Meanwhile, some more conservative LDP administrations since the 1980s under Prime Ministers Yasuhiro Nakasone, Junichiro Koizumi and now Abe have reinterpreted Article 9 to the point where Japan now has a quarter of a million soldiers in uniform, the second best navy in the Pacific and a competent and continually modernizing air force. Further, Abe’s LDP has expanded its interpretation in several unprecedented ways so that now the SDF can engage in collective defense under limiting conditions.

 

Even the more liberal DPJ administration that was in power from 2009 to 2012 seemed to want to pull Japan back to the Yoshida Doctrine. Yet it continued Japan’s co-operation with the US in developing ballistic missile defense (BMD) that may entangle Japan in collective defense of the US, whatever the constitution says or a particular administration or the public desires. Further, in the light of China’s large and rapidly modernizing military, an erratic and threatening North Korea, and the current US administration’s potential to diminish the US presence because President Donald Trump is dissatisfied with Japan’s contribution to its own security, these military enhancements have not turned out to have been irrational.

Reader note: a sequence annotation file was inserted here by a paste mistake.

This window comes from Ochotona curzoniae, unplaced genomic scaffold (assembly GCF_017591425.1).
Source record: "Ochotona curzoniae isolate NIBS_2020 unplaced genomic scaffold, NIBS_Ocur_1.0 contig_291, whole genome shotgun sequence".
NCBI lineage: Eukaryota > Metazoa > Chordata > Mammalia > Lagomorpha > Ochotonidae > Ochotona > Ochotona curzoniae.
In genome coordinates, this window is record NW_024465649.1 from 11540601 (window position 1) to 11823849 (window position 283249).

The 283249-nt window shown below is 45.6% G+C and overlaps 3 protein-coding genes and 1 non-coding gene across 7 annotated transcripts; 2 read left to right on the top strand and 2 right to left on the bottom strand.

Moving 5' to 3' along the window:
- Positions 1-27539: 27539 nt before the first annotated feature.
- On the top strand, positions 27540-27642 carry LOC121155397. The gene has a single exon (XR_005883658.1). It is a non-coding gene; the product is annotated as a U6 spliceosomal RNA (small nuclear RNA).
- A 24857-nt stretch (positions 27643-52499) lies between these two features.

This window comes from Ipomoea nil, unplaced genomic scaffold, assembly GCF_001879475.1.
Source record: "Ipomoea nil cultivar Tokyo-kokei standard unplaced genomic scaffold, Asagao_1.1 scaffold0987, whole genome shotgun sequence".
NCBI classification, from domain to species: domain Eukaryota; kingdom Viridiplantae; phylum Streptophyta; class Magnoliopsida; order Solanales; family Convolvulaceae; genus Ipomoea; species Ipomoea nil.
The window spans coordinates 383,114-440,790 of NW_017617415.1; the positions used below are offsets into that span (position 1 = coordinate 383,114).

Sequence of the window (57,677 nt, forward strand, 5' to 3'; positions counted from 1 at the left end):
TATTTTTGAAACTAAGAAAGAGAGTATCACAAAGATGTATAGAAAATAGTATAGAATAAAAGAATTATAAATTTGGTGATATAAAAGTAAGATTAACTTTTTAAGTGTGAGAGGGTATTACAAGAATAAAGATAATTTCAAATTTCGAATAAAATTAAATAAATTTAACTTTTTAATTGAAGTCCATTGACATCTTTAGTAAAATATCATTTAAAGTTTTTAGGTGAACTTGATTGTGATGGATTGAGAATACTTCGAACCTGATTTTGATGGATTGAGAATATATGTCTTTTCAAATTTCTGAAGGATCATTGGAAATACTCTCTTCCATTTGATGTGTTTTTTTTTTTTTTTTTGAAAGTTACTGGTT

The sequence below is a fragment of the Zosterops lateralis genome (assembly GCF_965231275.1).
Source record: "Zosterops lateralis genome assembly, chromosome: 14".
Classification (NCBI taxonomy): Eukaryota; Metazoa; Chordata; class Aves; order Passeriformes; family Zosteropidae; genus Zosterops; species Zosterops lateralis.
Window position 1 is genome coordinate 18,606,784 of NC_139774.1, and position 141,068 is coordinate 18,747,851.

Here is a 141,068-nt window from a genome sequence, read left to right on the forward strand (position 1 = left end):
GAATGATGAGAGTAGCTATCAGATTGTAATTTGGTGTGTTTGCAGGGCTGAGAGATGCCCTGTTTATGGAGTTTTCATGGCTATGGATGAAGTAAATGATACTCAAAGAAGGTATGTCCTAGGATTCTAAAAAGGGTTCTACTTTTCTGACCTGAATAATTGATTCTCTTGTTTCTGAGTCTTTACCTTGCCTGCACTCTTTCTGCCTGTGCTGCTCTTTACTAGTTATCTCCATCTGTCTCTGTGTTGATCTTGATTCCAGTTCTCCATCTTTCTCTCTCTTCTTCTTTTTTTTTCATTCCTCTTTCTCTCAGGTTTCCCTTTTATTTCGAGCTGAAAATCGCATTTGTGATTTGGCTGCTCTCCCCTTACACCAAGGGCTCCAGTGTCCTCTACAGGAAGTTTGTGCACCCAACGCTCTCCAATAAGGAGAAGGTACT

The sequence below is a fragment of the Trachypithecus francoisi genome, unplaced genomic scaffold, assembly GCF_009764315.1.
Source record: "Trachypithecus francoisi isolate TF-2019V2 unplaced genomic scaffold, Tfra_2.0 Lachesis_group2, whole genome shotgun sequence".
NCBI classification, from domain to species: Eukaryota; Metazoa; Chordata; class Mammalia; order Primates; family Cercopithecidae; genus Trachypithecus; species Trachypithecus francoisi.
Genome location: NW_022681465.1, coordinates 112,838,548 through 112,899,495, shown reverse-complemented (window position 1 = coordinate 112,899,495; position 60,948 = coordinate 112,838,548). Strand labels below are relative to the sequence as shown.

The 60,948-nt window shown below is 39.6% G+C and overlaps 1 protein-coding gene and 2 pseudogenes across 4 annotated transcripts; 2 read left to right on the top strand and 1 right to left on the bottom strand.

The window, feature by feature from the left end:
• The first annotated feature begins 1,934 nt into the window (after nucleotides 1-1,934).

Dangerous Future Choices and Dilemmas

What may be more irrational is the expanding gap and contradiction between the constitution and Japan’s military strength in a threatening security environment, and the majority of the public’s continued adherence to the Yoshida Doctrine when almost all the circumstances of its origins have changed dramatically since the end of the Cold War. For example:

 

• Japan’s successful democratization, great economic power status and the decline of its economic dependence on the US and recent integration with Asia;

• The rise of Chinese and North Korean threats that the public, contradictorily, fears much more than the past Cold War threat from the USSR;

• The diminishing severity of domestic polarization over defense;

• The greater acceptance from other neighboring Asian countries, except China and the Koreas, of a more militarily strong Japan;

• Trump’s foreign policy of dunning allies for their economic competition and not contributing more militarily.

 

All of these have undermined the conditions that made the original Yoshida Doctrine viable.

 

The real, unexamined questions in the debate over the constitution should be whether it is healthy in a democracy for there to be such a gap between the current international, regional and domestic reality and what the constitution literally says. How to reconcile Japan’s inability to contribute further to the democratic international security order in the face of the security threats that now confront it? Should the interpretation of Article 9 change depending on the administration in power or should the Diet and the courts interpret it? And most important, there seems to be a reluctance to consider realistically what are the future security consequences and dangers of diminishing or maintaining that gap?

 

Those who oppose any revision think the current status quo is fine, and with almost-religious fervor, they insist that any change will open the floodgates for Japan to once again become an aggressive military power, or get drawn into a war because of the US.